New California Law Will Prevent Employers From Asking Applicant's Salary History
On Oct. 12, 2017, Governor Jerry Brown signed AB 168, prohibiting California employers from asking job applicants about their salary history. The law, which takes effect in January 2018, is the latest effort from state law makers to combat pay discrimination through local legislation.
Under existing California law, employers cannot use prior salary, by itself, to justify a pay differential between groups of individuals who perform similar work. AB 168 takes it a step further and bans employers from relying on an applicant’s pay history to determine whether to make an offer and to determine what salary will be offered for the position.
The law extends to compensation and benefits data, which includes things like commissions or bonuses. There is an exception for salary history information that is publicly available pursuant to federal or state disclosure laws, such as the Freedom of Information Act. In addition, employers must provide an applicant with the pay scale for the position that is being considered.
Notably, while an employer is prohibited from inquiring about an applicant’s salary history, the applicant can still disclose that information, provided they do so without being prompted. In that case, the employer can rely on the information to determine the salary for the applicant.
Gov. Brown vetoed a similar bill in 2015, stating he wanted to give the California Fair Pay Act a chance to work. Equal pay advocates contended, however, that stronger laws were needed to prevent employers from even asking about past salary. With the law, California joins a growing list of states and municipalities to restrict or ban employers from these types of inquiries. Delaware and New York are among those who have passed similar measures. San Francisco’s “Parity in Pay” ordinance will also go into effect next year.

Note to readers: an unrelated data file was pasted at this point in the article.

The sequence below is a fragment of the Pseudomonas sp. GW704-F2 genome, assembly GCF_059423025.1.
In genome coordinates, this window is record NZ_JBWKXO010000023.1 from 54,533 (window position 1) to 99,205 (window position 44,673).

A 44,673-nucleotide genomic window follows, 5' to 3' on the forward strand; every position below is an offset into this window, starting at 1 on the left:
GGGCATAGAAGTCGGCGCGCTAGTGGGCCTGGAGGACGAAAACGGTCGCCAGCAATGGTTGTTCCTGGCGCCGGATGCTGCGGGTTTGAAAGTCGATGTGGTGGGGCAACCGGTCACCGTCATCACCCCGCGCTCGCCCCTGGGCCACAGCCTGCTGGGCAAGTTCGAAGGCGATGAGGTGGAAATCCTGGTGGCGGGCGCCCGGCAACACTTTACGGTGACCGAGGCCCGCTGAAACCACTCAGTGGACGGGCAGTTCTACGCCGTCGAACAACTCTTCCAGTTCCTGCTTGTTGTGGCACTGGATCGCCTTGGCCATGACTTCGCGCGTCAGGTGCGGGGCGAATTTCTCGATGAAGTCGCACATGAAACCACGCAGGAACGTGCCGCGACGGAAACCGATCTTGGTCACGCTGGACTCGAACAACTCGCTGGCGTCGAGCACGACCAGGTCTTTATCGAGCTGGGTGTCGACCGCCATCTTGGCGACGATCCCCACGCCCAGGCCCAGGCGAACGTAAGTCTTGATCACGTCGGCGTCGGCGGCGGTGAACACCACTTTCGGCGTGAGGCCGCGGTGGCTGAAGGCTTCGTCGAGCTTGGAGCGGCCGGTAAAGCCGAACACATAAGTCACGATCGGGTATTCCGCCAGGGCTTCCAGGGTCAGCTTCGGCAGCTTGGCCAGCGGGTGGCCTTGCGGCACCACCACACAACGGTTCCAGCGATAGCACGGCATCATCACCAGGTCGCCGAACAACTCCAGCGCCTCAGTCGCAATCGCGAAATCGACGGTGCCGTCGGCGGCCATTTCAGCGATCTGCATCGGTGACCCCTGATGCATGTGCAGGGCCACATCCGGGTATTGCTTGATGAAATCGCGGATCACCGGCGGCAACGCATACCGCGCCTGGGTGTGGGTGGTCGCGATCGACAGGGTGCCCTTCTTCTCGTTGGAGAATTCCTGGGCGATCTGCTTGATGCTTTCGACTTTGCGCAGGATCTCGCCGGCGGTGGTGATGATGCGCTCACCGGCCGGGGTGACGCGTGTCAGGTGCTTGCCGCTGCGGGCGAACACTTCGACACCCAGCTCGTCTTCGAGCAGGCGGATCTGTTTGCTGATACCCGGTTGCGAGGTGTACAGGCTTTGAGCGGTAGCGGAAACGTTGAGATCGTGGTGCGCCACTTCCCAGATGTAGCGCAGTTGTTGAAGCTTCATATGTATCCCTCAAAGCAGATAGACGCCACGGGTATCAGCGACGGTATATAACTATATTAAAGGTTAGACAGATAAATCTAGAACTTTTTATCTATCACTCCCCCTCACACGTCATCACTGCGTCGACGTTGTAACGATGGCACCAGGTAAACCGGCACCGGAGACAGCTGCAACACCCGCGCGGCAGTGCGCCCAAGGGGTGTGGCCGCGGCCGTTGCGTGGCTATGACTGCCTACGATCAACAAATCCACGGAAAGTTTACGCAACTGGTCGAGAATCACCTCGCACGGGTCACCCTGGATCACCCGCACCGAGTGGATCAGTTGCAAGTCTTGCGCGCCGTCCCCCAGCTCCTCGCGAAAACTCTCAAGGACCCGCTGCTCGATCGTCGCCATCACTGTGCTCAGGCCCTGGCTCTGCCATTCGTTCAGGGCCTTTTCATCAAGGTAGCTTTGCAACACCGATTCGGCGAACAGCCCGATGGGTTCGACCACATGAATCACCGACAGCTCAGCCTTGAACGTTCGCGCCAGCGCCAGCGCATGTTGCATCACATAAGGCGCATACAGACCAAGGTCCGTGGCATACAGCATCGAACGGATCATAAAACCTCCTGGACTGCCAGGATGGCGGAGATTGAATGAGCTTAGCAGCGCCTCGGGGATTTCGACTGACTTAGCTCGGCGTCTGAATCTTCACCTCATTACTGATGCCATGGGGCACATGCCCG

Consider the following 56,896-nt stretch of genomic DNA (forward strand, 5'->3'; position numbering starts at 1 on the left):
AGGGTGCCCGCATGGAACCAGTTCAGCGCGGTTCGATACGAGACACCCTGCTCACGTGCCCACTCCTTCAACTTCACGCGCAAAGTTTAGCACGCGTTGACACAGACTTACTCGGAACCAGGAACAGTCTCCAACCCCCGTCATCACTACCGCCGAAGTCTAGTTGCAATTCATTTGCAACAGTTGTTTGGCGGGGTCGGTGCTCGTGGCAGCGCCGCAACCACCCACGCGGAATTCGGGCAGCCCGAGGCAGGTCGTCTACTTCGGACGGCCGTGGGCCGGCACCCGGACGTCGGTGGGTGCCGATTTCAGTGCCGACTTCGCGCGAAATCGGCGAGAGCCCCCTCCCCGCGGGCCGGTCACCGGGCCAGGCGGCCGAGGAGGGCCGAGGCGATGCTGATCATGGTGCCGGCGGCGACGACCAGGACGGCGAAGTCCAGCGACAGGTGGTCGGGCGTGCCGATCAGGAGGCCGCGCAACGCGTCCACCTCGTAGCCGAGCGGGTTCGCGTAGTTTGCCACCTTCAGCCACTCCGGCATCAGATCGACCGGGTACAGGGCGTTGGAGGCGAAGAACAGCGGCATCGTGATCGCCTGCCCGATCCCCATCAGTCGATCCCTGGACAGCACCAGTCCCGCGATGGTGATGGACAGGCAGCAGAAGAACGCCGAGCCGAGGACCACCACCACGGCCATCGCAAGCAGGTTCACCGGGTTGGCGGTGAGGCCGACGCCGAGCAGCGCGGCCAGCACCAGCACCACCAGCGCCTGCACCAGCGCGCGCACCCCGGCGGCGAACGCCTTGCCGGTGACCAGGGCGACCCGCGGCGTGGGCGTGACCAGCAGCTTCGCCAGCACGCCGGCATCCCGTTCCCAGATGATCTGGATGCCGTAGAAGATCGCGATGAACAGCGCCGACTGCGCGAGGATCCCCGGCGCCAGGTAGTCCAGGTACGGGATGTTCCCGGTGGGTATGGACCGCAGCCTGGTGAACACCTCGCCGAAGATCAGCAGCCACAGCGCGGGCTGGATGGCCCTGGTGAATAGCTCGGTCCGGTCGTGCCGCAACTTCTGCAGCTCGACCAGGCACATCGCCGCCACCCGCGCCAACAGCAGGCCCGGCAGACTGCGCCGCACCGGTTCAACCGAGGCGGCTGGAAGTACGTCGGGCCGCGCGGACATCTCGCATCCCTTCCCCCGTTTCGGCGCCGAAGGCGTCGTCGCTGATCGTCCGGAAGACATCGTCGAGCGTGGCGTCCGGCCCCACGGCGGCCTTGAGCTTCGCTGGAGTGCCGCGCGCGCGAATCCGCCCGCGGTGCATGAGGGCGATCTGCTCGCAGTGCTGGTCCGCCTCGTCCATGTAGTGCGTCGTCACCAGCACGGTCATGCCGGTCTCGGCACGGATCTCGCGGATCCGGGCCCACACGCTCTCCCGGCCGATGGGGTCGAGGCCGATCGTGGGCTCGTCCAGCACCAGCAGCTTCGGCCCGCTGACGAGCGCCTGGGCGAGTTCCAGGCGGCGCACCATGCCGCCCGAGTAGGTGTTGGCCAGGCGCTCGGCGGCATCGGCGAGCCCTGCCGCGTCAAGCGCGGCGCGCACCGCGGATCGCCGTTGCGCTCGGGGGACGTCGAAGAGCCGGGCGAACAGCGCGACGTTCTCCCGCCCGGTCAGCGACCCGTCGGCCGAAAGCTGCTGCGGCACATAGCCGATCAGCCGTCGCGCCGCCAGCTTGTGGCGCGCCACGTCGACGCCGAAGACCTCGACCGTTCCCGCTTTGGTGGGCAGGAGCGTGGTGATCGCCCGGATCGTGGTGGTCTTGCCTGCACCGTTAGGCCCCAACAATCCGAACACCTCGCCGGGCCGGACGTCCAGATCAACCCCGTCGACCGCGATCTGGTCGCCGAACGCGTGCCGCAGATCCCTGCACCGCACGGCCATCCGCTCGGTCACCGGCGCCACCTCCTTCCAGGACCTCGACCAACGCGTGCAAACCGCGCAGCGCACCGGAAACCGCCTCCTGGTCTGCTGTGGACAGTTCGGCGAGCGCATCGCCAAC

What Does This Mean For Employers?
In order to comply with the new law, California employers should remove from applications and other recruiting documents any requests for salary information. Individuals who conduct interviews or are otherwise involved in the application process should also be trained on the requirements.
Ultimately, if the applicant is offered a salary that differs from others who perform substantially similar work - whether the offer is higher or lower - there must be at least one legitimate factor that justifies the difference (e.g., education, training or experience).